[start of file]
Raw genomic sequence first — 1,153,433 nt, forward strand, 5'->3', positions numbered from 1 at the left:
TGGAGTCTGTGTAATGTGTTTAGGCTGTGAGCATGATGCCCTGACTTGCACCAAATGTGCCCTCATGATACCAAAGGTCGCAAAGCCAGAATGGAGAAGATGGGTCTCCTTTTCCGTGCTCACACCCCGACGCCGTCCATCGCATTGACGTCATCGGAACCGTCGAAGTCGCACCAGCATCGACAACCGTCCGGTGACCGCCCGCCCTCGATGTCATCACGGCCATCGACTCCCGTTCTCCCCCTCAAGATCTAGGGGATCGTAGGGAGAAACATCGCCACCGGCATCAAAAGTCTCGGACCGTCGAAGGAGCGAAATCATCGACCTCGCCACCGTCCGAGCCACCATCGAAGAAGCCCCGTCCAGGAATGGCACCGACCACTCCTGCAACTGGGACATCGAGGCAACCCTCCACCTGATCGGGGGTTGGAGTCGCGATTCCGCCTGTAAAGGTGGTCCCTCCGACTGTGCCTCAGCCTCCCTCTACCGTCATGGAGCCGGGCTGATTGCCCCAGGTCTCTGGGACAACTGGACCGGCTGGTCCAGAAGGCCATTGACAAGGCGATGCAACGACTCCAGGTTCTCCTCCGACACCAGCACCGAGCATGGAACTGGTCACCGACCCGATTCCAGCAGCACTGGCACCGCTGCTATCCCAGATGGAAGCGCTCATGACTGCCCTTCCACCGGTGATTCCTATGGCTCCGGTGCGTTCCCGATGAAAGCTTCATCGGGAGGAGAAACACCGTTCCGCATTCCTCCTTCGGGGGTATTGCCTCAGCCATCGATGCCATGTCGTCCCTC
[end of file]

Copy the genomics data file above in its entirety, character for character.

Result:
Raw genomic sequence first — 1,153,433 nt, forward strand, 5'->3', positions numbered from 1 at the left:
TGGAGTCTGTGTAATGTGTTTAGGCTGTGAGCATGATGCCCTGACTTGCACCAAATGTGCCCTCATGATACCAAAGGTCGCAAAGCCAGAATGGAGAAGATGGGTCTCCTTTTCCGTGCTCACACCCCGACGCCGTCCATCGCATTGACGTCATCGGAACCGTCGAAGTCGCACCAGCATCGACAACCGTCCGGTGACCGCCCGCCCTCGATGTCATCACGGCCATCGACTCCCGTTCTCCCCCTCAAGATCTAGGGGATCGTAGGGAGAAACATCGCCACCGGCATCAAAAGTCTCGGACCGTCGAAGGAGCGAAATCATCGACCTCGCCACCGTCCGAGCCACCATCGAAGAAGCCCCGTCCAGGAATGGCACCGACCACTCCTGCAACTGGGACATCGAGGCAACCCTCCACCTGATCGGGGGTTGGAGTCGCGATTCCGCCTGTAAAGGTGGTCCCTCCGACTGTGCCTCAGCCTCCCTCTACCGTCATGGAGCCGGGCTGATTGCCCCAGGTCTCTGGGACAACTGGACCGGCTGGTCCAGAAGGCCATTGACAAGGCGATGCAACGACTCCAGGTTCTCCTCCGACACCAGCACCGAGCATGGAACTGGTCACCGACCCGATTCCAGCAGCACTGGCACCGCTGCTATCCCAGATGGAAGCGCTCATGACTGCCCTTCCACCGGTGATTCCTATGGCTCCGGTGCGTTCCCGATGAAAGCTTCATCGGGAGGAGAAACACCGTTCCGCATTCCTCCTTCGGGGGTATTGCCTCAGCCATCGATGCCATGTCGTCCCTC